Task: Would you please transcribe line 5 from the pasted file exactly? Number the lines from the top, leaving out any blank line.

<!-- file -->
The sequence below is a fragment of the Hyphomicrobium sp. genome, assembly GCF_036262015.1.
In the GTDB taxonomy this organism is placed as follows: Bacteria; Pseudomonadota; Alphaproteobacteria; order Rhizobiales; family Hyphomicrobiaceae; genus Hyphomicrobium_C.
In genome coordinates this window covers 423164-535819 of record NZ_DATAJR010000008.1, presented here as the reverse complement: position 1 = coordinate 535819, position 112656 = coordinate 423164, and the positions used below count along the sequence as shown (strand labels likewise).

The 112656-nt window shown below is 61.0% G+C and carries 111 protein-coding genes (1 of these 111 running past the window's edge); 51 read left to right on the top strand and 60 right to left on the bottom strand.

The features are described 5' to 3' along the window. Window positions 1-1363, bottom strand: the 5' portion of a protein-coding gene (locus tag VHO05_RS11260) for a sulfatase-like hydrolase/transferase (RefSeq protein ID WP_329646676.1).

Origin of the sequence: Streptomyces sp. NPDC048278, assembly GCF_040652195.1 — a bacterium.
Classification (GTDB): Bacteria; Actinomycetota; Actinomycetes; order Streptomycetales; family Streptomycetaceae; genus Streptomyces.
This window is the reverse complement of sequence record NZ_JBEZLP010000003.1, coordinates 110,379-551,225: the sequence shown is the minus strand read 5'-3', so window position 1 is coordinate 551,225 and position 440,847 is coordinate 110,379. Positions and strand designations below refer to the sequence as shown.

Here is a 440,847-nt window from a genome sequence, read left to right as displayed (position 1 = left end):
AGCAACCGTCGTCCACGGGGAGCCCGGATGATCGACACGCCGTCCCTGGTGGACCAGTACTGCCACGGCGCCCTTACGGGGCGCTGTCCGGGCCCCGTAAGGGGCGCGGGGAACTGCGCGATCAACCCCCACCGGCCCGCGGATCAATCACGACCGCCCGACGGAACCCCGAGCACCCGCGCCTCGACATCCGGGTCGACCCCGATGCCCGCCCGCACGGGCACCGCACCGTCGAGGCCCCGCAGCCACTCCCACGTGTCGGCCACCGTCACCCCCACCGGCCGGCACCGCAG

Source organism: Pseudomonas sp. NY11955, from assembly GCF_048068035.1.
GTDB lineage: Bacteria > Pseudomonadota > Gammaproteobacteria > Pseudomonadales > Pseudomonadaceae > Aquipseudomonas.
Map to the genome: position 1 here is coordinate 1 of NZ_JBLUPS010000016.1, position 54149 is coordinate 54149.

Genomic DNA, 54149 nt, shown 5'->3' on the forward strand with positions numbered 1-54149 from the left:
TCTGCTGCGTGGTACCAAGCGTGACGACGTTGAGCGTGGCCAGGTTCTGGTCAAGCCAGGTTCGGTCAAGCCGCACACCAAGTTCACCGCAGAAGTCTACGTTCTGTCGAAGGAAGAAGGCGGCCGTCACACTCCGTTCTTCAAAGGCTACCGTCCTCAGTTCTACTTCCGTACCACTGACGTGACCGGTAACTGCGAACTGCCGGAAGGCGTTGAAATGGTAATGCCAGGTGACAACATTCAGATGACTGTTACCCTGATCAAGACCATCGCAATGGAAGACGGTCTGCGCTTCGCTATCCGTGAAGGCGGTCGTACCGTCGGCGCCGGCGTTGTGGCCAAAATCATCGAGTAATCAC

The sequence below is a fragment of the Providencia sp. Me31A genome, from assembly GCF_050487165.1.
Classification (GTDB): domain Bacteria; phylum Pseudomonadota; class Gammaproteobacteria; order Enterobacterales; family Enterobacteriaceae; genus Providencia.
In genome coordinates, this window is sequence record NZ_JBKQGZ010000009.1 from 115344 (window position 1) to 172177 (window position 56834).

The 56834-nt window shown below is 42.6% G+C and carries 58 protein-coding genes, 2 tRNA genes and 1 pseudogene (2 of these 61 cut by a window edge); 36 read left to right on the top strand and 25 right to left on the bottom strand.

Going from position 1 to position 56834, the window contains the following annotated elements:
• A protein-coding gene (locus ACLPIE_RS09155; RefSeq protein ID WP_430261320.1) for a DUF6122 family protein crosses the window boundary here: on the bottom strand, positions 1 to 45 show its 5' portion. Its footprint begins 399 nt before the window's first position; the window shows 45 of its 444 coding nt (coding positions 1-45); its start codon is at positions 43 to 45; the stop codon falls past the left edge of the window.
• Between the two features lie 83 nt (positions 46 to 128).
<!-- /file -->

The features are described 5' to 3' along the window. Window positions 1-1363, bottom strand: the 5' portion of a protein-coding gene (locus tag VHO05_RS11260) for a sulfatase-like hydrolase/transferase (RefSeq protein ID WP_329646676.1).